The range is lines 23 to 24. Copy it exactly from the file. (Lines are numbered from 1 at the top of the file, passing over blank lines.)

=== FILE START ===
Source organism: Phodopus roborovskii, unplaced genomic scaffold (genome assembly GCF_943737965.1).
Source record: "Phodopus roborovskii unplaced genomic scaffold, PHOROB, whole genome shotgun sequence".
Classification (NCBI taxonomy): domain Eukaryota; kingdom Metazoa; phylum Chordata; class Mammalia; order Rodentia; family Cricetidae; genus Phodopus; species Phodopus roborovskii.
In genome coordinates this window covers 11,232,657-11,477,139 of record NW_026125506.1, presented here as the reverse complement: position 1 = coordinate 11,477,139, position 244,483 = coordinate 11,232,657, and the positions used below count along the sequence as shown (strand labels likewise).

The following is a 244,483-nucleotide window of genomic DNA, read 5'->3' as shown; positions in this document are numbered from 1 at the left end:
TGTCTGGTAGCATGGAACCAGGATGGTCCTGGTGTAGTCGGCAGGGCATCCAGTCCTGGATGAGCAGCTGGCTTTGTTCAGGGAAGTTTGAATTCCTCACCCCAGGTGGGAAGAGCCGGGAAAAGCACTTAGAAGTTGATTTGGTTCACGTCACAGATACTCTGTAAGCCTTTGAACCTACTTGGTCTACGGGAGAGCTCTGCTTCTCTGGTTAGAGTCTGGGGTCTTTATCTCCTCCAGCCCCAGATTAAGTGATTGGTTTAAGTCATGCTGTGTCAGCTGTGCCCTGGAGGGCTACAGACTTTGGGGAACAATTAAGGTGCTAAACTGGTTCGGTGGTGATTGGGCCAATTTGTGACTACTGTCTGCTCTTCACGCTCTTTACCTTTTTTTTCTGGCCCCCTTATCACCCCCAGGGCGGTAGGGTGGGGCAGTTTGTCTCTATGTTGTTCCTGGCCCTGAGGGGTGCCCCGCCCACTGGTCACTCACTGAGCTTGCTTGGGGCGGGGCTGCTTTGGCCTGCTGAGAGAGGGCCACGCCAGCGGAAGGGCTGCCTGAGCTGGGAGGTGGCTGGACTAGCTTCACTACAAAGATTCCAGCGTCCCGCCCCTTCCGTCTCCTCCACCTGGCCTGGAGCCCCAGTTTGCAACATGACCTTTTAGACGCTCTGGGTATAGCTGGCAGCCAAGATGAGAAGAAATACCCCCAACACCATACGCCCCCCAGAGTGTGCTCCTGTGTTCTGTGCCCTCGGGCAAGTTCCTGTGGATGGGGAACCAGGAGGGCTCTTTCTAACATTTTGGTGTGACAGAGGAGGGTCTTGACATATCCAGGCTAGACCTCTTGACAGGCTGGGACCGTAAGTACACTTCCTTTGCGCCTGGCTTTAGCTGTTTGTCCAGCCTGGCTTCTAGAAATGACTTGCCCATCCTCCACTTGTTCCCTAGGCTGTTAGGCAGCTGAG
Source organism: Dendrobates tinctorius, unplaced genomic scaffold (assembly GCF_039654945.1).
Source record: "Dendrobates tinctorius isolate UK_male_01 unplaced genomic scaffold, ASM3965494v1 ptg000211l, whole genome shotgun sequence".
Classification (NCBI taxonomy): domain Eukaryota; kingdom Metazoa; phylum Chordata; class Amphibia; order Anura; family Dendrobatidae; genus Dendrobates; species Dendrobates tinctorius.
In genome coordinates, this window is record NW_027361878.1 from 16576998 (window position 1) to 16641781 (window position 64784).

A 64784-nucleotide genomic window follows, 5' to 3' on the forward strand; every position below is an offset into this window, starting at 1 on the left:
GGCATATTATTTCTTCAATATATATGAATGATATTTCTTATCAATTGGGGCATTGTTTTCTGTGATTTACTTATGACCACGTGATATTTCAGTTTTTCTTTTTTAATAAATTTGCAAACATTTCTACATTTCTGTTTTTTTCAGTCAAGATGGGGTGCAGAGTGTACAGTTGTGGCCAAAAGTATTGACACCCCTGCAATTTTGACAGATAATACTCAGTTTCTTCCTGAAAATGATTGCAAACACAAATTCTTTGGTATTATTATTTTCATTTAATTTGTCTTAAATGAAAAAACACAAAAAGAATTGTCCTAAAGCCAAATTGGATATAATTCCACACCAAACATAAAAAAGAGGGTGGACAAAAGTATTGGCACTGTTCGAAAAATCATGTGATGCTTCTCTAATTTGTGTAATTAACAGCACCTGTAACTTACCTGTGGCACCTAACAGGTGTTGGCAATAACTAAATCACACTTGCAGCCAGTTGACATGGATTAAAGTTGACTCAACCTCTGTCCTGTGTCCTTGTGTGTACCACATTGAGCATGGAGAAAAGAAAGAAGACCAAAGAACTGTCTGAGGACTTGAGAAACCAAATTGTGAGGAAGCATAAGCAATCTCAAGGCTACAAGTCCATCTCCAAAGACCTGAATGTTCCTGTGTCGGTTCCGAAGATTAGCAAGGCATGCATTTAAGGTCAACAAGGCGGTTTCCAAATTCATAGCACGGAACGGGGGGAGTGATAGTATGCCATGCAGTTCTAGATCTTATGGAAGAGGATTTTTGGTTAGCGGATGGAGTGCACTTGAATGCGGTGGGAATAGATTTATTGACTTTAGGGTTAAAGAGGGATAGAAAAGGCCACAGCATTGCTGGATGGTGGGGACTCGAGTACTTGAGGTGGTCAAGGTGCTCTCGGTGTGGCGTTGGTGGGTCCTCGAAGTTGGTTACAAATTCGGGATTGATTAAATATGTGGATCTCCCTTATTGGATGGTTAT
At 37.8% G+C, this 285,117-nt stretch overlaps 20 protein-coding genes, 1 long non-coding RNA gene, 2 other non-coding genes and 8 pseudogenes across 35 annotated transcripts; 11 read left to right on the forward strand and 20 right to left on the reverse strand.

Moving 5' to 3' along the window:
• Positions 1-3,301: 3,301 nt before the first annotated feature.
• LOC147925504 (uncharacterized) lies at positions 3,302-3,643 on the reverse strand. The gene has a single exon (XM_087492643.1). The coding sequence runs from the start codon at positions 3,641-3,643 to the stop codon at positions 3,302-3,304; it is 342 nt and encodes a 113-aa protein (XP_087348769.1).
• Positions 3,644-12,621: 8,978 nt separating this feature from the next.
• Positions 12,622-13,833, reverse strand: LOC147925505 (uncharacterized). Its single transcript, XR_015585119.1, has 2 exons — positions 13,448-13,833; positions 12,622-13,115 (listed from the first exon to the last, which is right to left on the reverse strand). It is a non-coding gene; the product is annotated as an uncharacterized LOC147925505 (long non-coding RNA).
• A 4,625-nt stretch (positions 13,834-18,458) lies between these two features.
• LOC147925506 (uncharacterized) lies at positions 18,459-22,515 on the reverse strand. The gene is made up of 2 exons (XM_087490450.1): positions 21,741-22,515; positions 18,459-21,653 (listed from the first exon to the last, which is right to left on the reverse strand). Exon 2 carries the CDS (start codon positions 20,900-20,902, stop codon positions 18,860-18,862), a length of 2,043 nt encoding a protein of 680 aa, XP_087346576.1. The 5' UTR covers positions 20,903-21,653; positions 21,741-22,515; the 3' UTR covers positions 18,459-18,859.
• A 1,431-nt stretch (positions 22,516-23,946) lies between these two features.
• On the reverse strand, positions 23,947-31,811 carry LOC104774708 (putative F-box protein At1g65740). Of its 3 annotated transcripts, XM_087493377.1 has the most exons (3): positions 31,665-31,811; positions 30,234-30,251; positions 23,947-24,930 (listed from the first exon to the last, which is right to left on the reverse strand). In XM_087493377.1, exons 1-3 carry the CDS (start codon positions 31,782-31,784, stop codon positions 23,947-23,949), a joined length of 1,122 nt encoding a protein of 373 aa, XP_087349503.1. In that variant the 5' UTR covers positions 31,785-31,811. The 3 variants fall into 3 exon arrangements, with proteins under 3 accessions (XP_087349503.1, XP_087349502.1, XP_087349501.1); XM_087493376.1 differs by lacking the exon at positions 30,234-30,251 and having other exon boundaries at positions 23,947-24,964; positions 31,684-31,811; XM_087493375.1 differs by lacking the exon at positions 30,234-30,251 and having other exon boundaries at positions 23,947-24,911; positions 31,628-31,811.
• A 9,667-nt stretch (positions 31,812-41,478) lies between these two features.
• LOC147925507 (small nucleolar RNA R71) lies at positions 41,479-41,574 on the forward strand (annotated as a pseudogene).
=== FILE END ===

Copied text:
• A 9,667-nt stretch (positions 31,812-41,478) lies between these two features.
• LOC147925507 (small nucleolar RNA R71) lies at positions 41,479-41,574 on the forward strand (annotated as a pseudogene).